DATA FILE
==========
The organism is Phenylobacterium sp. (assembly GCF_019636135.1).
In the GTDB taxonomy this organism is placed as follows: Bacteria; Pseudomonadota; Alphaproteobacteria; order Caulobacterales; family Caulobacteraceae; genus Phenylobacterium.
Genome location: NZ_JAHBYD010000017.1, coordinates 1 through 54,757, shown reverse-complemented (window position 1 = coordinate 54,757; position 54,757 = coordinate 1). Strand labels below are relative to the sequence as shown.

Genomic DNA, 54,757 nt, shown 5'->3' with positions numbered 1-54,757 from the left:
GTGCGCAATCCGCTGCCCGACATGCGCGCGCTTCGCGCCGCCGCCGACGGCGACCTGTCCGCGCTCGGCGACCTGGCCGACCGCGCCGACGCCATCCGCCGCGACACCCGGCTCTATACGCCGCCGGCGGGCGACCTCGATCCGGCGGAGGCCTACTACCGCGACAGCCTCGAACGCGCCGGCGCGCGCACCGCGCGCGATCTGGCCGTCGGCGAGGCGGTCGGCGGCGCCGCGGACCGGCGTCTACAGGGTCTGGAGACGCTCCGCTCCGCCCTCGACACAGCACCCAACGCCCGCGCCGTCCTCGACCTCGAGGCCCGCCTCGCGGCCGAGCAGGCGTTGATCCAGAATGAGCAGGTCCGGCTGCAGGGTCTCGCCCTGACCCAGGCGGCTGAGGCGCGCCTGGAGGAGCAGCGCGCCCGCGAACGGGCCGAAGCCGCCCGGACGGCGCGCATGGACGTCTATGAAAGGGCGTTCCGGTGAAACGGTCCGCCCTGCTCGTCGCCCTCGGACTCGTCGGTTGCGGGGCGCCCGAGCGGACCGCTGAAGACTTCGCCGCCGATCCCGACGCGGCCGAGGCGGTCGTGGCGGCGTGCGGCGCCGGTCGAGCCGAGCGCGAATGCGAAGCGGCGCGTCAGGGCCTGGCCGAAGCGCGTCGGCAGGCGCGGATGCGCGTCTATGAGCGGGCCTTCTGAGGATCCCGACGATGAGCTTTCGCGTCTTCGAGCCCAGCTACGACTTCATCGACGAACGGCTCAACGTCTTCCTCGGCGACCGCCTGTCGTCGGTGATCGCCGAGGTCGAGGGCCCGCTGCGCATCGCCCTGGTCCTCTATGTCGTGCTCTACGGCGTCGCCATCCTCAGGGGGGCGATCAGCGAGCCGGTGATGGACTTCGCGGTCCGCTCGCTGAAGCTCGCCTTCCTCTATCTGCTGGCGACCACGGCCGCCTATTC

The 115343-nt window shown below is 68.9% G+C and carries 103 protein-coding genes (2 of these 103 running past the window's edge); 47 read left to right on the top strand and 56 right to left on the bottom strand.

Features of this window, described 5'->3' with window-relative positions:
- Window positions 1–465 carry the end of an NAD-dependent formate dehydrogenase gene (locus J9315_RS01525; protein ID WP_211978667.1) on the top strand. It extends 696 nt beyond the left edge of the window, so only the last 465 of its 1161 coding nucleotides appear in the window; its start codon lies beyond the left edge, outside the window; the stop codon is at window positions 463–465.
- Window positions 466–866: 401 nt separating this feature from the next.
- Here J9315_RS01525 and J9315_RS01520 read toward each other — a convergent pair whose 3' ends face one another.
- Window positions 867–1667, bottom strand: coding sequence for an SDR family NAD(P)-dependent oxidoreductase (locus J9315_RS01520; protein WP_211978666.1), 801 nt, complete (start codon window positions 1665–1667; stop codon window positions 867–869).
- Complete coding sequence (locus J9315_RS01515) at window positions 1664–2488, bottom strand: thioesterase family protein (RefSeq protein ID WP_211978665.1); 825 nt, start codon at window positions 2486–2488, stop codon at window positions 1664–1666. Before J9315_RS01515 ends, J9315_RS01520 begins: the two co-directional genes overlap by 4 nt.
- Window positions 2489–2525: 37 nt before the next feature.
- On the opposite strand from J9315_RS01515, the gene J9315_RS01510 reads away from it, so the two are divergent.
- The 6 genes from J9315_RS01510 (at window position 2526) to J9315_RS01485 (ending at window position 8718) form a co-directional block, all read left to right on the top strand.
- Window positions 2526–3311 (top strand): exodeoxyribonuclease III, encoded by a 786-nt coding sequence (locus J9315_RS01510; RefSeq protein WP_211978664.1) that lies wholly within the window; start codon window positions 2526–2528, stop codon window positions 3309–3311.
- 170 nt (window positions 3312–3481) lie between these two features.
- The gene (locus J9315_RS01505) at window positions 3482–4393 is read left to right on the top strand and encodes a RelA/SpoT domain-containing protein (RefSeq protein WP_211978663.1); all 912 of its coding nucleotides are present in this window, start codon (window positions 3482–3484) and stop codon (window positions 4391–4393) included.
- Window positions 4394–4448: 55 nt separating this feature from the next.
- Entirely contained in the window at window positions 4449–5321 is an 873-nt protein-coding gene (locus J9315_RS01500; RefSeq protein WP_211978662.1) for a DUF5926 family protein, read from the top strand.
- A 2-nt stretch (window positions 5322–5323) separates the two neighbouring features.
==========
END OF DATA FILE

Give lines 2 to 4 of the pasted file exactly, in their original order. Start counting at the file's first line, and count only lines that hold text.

In the GTDB taxonomy this organism is placed as follows: Bacteria; Pseudomonadota; Alphaproteobacteria; order Caulobacterales; family Caulobacteraceae; genus Phenylobacterium.
Genome location: NZ_JAHBYD010000017.1, coordinates 1 through 54,757, shown reverse-complemented (window position 1 = coordinate 54,757; position 54,757 = coordinate 1). Strand labels below are relative to the sequence as shown.

Genomic DNA, 54,757 nt, shown 5'->3' with positions numbered 1-54,757 from the left: